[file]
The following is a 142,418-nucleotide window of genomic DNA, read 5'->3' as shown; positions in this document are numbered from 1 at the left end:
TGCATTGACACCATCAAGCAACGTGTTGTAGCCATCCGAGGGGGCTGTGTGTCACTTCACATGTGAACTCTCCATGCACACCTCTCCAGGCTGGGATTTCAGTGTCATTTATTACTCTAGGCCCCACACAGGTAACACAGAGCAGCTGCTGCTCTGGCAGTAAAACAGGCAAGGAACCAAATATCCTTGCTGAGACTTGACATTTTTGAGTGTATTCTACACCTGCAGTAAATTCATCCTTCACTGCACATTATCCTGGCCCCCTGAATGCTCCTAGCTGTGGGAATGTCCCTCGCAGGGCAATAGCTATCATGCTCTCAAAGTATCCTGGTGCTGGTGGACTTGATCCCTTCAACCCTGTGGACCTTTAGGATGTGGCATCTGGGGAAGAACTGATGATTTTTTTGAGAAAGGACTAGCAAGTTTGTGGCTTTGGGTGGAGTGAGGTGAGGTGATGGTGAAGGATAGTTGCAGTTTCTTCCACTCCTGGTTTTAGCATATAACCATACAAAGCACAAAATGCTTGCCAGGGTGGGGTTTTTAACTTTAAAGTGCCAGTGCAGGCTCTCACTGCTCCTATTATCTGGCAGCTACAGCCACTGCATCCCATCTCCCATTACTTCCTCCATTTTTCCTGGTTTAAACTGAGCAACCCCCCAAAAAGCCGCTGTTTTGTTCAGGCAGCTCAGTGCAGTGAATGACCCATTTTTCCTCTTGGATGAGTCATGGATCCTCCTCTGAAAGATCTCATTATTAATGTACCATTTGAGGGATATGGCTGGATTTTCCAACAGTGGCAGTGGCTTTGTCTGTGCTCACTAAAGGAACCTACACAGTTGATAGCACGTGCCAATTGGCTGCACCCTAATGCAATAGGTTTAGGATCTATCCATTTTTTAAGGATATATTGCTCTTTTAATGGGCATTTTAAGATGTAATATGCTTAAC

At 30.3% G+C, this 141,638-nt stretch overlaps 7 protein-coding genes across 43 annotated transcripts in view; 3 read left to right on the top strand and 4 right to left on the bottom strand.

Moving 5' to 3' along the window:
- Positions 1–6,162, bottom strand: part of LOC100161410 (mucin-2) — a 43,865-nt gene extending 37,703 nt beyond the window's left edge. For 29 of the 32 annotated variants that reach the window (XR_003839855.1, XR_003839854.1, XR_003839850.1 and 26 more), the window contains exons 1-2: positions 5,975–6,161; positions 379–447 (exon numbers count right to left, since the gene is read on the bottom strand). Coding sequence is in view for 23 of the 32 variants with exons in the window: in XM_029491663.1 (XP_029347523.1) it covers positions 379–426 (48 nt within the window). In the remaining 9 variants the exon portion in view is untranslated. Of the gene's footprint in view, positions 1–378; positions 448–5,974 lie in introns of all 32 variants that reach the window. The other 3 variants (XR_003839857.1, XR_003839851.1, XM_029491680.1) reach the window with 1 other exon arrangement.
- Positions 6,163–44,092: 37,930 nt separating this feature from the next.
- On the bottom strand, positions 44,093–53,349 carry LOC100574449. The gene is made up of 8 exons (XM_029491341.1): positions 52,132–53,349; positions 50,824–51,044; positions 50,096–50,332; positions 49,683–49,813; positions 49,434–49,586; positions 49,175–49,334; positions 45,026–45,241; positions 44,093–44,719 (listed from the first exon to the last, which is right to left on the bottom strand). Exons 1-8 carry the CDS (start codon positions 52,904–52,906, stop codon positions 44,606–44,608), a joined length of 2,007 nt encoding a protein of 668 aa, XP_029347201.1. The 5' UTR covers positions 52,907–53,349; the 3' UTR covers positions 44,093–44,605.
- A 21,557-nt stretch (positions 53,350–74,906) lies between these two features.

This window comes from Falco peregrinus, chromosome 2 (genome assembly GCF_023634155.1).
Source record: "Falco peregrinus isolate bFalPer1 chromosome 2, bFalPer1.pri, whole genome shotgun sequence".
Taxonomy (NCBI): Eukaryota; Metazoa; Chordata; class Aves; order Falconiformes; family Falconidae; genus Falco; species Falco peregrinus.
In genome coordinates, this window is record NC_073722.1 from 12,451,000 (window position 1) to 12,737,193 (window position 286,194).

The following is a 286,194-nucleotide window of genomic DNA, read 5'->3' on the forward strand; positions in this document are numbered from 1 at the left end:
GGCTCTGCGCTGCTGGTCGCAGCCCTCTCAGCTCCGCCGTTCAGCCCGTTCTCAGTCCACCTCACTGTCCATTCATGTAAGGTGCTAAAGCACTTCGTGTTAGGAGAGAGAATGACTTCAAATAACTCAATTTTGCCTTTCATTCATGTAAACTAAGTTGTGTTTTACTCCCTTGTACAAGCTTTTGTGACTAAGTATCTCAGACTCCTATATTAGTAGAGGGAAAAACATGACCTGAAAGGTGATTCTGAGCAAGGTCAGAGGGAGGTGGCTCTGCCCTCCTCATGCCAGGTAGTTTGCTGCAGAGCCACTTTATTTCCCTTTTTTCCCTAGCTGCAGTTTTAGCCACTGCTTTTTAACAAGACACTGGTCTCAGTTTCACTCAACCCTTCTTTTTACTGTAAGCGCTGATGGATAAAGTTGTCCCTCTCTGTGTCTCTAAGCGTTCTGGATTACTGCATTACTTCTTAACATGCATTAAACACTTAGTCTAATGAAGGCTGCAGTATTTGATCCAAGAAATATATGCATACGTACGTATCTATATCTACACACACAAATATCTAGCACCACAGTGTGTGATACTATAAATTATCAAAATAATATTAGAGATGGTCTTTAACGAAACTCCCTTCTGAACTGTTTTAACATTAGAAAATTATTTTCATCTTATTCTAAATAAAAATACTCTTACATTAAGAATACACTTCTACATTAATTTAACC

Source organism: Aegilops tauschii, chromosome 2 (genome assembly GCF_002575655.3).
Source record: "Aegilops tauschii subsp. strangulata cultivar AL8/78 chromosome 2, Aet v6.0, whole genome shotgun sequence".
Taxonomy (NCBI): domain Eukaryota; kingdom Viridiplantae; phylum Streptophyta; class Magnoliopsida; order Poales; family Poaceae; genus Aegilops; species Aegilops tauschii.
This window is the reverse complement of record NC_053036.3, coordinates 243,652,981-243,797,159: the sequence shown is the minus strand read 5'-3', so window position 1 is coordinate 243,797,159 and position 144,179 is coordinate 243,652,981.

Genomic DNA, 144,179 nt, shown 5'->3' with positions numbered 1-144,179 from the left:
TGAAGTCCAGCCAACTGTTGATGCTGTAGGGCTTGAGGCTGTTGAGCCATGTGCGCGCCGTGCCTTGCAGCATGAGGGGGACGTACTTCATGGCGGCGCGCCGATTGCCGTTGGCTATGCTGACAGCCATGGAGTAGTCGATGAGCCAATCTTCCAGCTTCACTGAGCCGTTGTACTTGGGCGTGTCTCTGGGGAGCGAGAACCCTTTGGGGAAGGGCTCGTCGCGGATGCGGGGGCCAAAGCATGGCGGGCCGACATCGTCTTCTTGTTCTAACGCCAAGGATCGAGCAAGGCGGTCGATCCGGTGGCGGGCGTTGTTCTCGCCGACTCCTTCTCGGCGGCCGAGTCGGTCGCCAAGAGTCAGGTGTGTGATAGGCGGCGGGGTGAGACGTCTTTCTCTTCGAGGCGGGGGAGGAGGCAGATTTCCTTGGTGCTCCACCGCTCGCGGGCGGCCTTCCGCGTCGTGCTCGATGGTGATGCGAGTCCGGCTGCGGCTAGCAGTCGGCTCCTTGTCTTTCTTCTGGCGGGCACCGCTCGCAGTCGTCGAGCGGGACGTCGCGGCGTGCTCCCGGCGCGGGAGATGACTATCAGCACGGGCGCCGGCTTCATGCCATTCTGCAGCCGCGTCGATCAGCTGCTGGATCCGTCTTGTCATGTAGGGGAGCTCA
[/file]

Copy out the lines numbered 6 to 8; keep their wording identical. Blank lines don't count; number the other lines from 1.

- Positions 6,163–44,092: 37,930 nt separating this feature from the next.
- On the bottom strand, positions 44,093–53,349 carry LOC100574449. The gene is made up of 8 exons (XM_029491341.1): positions 52,132–53,349; positions 50,824–51,044; positions 50,096–50,332; positions 49,683–49,813; positions 49,434–49,586; positions 49,175–49,334; positions 45,026–45,241; positions 44,093–44,719 (listed from the first exon to the last, which is right to left on the bottom strand). Exons 1-8 carry the CDS (start codon positions 52,904–52,906, stop codon positions 44,606–44,608), a joined length of 2,007 nt encoding a protein of 668 aa, XP_029347201.1. The 5' UTR covers positions 52,907–53,349; the 3' UTR covers positions 44,093–44,605.
- A 21,557-nt stretch (positions 53,350–74,906) lies between these two features.